But we felt at the pick of confusion when in one of the Moscow* newspapers we read the following, concerning one of our works:
"... Moldavian artists, following the example of their Mediterranean brethren, are torturing the public (...) by music whose score was written by bullets shot from a shotgun or the keys of a typewriter. Moldavian artists seem not to know-or pretend not knowing-who were Robert Rauchenberg, Niki de Saint Phalle and John Cage, who had clamored and dinned with their installations in the '60s..."
That's when we panicked. What now? So all we did was plagiarism or references in the best case. Or simply a banal schoolgirl's copy. So there was no place for us in the arts! So we were not wanted at this party called life! So we were to be jettisoned!
This was a true existential tragedy. We felt done out of our share, robbed by all those Duchamps, Johnsons, Cages, Paiks, Kosuths... We were being jettisoned and told we were professionally unfit. But we held on...
And all of a sudden, one routine day, the following idea dropped in during a discussion we were having:
"What if we approach this vital problem from the other end?!"
And then we sat down to a computer keyboard, with a meek and extremely modest look, and typed, slowly, mumbling and stammering, this simple, school-like text:
"The low level of the classes on the history of this century's art has had adverse repercussions on the education of young artists. This drawback in the artistic education is a consequence of a shortage of teachers, insufficient teaching aids, etc. "KINOVARI-IMITAZIA" is a contribution to making up for the shortage of information (on the art of the 20th century) by means of an art project based on "copying" or "imitating" works of art made by 20th century artists. "Copying" is a process often used by art students to learn the techniques of producing a work of art. We, however, are not interested in studying the techniques used with a certain medium as much as to learn, identify, or understand deeper a movement or an artist. We called on artists to make copies of art works of their choice from various periods of this century, and then sign them as authors. The copies will be accompanied by text, which will explain the reason for choosing a particular work of art and describe the whole work process. We will not limit ourselves only to copies of "objectual" art; we will also accept to our collection performance, action, video, and other ephemeral artistic events.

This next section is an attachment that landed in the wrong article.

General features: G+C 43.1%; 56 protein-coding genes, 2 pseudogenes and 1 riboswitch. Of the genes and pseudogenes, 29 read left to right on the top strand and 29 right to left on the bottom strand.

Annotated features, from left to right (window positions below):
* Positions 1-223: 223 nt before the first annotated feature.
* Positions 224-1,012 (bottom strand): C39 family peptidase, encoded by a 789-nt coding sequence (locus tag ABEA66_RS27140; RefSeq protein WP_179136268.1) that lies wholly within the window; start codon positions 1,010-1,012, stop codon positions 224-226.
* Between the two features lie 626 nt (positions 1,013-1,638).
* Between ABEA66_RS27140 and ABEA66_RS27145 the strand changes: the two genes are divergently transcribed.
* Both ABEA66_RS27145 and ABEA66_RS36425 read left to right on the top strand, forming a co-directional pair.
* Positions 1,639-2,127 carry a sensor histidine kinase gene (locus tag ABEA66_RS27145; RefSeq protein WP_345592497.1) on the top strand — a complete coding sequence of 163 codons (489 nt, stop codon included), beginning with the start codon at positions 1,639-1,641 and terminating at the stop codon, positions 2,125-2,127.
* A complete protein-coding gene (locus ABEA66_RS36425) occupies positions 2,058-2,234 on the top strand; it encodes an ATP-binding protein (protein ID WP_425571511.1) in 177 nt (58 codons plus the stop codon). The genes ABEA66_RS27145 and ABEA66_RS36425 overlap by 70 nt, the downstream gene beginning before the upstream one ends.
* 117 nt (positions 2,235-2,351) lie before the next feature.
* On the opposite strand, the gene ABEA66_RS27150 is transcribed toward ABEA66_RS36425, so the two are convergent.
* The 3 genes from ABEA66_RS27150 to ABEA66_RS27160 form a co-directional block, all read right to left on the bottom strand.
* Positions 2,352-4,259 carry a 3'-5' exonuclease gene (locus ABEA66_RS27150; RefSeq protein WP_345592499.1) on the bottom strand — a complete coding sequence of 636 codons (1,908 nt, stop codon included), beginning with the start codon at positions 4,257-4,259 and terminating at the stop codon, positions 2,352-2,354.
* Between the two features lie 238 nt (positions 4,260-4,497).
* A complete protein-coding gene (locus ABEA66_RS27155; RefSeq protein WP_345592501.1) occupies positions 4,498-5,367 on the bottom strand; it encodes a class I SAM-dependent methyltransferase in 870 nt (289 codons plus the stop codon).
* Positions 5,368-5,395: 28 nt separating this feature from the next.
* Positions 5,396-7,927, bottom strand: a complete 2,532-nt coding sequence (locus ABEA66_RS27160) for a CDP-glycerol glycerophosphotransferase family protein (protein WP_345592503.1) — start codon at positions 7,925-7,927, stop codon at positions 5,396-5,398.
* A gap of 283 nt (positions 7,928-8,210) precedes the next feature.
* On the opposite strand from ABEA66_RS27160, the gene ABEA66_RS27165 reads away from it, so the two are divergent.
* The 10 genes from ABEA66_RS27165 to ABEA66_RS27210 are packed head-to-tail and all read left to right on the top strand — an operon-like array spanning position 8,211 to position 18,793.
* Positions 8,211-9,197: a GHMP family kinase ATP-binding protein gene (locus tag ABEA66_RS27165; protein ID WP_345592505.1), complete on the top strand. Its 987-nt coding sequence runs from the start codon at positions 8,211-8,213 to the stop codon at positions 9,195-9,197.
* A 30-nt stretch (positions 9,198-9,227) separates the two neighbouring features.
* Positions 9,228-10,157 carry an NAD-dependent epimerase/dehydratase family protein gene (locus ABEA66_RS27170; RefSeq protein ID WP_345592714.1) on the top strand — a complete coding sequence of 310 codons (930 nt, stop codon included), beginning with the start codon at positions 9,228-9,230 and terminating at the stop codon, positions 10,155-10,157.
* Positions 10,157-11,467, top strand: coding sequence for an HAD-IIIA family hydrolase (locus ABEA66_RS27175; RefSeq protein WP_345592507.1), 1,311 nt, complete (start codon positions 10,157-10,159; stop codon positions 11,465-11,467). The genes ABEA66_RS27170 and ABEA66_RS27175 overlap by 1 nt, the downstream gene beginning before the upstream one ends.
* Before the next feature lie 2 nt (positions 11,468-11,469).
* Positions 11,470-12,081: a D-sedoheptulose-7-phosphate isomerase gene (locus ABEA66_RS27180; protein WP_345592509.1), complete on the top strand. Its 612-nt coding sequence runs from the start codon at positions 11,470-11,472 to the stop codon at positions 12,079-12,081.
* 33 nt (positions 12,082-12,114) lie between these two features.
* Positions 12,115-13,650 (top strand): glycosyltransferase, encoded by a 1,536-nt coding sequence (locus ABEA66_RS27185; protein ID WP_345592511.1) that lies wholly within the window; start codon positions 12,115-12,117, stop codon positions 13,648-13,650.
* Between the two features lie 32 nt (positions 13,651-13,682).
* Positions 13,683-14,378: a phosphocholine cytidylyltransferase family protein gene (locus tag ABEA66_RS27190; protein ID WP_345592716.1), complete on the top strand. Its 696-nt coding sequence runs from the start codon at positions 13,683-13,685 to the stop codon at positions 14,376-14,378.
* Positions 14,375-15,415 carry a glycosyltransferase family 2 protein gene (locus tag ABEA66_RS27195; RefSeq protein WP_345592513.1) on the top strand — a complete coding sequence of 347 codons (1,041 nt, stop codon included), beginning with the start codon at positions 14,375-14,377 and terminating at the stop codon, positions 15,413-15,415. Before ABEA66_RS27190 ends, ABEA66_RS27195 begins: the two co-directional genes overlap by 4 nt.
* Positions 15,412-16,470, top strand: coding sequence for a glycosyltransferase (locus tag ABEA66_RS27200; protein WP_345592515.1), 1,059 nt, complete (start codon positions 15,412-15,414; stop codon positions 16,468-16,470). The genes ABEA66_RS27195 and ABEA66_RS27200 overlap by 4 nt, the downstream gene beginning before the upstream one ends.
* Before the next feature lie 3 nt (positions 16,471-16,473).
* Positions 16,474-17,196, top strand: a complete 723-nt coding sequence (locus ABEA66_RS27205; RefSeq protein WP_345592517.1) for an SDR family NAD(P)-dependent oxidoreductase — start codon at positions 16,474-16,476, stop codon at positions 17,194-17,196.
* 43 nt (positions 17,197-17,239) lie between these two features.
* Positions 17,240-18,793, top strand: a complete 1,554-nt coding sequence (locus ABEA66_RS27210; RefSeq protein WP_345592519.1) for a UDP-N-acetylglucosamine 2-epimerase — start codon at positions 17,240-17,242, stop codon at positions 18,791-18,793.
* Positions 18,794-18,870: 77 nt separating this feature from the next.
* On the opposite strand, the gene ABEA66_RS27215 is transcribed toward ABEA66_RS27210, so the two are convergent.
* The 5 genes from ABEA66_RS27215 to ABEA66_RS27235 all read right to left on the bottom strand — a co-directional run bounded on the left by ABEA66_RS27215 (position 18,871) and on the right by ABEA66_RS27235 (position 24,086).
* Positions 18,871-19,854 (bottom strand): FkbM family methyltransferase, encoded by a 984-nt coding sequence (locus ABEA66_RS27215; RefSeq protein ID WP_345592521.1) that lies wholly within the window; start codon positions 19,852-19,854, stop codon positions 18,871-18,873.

The collection of copies will be then exhibited, and later we'll provide continuity to it by "commissioning" new works from arts students and established artists." **
* In 1998 we have been in Moscow and took part at International Forum of Art Initiatives which have been held in "Maliy Manezh" hall. We exhibited a videoinstallation called "Transformation of sound into image and image into sound".
** First exhibition from this project have been held on june5-15, 2000.